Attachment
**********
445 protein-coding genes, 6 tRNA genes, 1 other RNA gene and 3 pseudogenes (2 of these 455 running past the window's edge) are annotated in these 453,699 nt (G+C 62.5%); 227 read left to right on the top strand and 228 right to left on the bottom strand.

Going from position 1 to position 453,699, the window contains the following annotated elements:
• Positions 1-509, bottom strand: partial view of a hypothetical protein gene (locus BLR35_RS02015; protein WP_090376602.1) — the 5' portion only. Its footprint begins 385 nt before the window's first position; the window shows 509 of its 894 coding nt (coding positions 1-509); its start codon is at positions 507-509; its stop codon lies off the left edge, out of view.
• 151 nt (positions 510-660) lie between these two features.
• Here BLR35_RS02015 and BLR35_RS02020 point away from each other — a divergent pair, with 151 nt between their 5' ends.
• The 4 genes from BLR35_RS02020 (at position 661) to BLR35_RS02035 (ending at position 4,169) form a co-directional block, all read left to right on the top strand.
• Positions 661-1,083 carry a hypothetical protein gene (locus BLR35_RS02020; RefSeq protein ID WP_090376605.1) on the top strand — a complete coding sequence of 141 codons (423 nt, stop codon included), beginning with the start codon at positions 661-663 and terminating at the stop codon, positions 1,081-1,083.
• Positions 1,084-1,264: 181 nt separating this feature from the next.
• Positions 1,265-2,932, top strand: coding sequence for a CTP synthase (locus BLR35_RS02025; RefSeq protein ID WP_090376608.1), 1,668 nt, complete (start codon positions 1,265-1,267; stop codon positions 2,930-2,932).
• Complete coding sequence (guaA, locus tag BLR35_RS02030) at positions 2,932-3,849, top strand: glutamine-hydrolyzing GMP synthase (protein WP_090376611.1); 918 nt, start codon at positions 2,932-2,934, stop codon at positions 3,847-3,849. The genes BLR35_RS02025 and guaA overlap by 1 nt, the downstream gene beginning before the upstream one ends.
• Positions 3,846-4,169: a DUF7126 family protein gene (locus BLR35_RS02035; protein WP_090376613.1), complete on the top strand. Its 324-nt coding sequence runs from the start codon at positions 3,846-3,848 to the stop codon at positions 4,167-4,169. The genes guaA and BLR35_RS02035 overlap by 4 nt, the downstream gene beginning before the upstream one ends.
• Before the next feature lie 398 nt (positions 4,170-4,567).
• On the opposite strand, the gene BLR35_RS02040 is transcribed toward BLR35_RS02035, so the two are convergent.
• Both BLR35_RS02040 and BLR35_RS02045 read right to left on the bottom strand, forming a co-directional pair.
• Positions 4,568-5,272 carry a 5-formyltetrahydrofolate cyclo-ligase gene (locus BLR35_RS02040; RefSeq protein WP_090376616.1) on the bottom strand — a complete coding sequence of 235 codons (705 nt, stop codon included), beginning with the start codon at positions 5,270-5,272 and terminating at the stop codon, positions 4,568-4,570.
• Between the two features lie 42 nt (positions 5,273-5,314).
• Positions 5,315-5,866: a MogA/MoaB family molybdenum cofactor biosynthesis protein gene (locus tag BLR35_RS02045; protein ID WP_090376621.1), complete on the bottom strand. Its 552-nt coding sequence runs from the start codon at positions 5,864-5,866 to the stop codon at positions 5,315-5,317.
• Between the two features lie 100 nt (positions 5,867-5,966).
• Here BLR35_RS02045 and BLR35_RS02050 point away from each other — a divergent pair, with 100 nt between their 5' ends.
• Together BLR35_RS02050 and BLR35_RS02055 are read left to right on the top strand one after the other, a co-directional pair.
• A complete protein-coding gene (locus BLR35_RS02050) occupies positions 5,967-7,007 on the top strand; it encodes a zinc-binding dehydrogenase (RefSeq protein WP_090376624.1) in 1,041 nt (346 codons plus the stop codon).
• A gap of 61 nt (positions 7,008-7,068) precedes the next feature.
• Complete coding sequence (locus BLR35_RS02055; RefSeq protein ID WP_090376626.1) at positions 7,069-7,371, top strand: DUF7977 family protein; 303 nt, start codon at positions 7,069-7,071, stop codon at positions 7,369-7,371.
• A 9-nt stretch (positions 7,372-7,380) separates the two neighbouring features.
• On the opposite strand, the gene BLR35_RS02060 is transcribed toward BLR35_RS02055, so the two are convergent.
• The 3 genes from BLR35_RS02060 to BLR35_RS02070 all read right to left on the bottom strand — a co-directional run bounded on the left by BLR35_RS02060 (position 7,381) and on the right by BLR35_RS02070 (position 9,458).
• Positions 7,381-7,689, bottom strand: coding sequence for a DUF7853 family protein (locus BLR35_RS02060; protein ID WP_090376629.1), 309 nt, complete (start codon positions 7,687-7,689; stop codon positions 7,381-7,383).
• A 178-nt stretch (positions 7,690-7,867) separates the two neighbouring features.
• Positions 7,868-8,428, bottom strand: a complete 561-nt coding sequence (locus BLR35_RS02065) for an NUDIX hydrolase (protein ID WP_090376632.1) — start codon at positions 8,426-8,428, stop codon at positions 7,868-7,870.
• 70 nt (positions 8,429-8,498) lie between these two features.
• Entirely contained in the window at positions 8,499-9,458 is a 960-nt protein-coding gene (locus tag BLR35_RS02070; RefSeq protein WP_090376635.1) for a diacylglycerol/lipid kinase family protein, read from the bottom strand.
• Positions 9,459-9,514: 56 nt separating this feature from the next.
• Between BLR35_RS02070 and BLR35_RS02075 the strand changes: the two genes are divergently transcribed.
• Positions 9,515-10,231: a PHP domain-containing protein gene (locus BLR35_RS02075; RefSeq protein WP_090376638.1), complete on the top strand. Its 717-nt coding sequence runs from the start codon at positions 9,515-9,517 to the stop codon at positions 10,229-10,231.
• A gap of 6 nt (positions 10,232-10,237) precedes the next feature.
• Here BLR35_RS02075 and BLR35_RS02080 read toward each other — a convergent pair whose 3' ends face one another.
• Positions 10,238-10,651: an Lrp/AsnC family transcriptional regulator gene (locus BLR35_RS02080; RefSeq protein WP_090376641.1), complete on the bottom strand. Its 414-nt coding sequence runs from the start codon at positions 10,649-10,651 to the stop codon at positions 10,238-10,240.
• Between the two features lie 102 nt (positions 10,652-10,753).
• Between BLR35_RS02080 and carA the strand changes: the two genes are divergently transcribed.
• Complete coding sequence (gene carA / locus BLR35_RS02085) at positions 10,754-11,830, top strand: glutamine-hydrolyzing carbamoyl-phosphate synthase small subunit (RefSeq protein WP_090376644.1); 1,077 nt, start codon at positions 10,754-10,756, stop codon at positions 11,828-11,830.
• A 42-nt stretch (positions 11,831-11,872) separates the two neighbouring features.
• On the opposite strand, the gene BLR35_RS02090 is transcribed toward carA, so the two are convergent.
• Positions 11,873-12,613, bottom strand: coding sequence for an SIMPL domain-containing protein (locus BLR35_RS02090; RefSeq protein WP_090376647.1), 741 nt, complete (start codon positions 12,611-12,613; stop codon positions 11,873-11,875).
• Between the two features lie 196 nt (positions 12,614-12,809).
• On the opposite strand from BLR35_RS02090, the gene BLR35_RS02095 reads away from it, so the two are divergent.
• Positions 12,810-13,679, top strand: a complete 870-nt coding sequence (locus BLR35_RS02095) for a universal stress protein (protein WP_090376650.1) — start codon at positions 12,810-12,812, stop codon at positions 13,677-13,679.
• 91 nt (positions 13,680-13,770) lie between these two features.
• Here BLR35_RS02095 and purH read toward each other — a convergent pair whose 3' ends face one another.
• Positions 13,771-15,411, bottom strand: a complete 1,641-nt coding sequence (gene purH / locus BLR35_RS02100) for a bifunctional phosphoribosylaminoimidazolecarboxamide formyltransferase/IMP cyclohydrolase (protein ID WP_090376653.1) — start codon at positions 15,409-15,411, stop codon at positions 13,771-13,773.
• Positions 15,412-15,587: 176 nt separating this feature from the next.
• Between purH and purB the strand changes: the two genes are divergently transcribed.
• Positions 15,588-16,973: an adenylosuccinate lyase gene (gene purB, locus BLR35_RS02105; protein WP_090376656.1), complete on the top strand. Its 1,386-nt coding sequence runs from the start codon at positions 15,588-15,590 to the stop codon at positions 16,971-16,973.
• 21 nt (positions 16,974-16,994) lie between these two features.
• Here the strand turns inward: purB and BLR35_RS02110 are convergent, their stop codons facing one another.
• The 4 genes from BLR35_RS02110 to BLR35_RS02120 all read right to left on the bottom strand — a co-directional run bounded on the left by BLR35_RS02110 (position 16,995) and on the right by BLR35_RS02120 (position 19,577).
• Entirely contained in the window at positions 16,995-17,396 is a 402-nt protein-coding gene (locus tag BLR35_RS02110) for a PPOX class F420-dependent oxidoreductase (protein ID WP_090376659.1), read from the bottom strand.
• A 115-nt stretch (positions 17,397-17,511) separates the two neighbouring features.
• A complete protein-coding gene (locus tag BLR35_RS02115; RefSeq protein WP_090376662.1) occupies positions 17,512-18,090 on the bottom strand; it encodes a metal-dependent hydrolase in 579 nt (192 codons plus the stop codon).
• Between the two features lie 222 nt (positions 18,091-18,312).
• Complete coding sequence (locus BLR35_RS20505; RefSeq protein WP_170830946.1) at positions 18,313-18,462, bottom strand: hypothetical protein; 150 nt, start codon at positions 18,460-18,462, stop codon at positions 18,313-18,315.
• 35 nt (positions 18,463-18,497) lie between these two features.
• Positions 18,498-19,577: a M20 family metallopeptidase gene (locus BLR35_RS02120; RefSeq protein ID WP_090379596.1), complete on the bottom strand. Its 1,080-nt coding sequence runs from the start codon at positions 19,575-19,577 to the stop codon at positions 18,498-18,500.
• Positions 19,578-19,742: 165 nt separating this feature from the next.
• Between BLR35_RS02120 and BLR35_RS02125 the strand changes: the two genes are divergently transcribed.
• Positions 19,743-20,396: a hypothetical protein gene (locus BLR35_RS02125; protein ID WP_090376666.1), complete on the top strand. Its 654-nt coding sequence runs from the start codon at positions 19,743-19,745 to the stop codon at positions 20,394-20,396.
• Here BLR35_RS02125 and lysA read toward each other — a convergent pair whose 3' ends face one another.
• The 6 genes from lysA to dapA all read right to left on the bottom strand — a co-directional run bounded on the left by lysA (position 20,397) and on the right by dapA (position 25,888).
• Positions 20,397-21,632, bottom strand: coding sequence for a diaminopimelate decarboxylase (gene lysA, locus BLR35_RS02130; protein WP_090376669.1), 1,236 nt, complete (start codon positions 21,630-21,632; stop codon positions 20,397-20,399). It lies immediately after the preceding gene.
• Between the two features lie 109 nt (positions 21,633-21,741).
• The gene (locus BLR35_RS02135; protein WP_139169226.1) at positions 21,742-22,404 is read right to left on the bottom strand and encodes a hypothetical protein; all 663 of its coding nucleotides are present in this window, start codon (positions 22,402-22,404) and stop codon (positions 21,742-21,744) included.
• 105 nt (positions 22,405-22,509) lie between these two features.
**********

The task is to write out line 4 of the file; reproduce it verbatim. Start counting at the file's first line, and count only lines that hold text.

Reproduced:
• 151 nt (positions 510-660) lie between these two features.